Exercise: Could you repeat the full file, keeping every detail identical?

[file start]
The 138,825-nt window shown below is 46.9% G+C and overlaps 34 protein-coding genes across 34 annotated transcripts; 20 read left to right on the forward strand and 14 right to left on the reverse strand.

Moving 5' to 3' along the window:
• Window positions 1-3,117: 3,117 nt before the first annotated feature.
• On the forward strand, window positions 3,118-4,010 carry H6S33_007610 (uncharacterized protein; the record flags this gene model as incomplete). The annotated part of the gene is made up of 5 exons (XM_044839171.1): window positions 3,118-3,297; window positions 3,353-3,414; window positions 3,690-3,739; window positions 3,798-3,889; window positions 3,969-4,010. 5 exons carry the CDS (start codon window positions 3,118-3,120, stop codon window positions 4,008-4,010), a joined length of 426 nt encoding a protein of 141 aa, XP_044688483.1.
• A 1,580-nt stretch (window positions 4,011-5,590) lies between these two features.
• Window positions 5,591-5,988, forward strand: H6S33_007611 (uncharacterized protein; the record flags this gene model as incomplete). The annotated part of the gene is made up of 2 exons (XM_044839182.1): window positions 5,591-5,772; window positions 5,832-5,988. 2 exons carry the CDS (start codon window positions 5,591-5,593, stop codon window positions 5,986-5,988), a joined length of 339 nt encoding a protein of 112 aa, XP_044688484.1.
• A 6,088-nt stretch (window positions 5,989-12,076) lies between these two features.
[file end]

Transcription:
The 138,825-nt window shown below is 46.9% G+C and overlaps 34 protein-coding genes across 34 annotated transcripts; 20 read left to right on the forward strand and 14 right to left on the reverse strand.

Moving 5' to 3' along the window:
• Window positions 1-3,117: 3,117 nt before the first annotated feature.
• On the forward strand, window positions 3,118-4,010 carry H6S33_007610 (uncharacterized protein; the record flags this gene model as incomplete). The annotated part of the gene is made up of 5 exons (XM_044839171.1): window positions 3,118-3,297; window positions 3,353-3,414; window positions 3,690-3,739; window positions 3,798-3,889; window positions 3,969-4,010. 5 exons carry the CDS (start codon window positions 3,118-3,120, stop codon window positions 4,008-4,010), a joined length of 426 nt encoding a protein of 141 aa, XP_044688483.1.
• A 1,580-nt stretch (window positions 4,011-5,590) lies between these two features.
• Window positions 5,591-5,988, forward strand: H6S33_007611 (uncharacterized protein; the record flags this gene model as incomplete). The annotated part of the gene is made up of 2 exons (XM_044839182.1): window positions 5,591-5,772; window positions 5,832-5,988. 2 exons carry the CDS (start codon window positions 5,591-5,593, stop codon window positions 5,986-5,988), a joined length of 339 nt encoding a protein of 112 aa, XP_044688484.1.
• A 6,088-nt stretch (window positions 5,989-12,076) lies between these two features.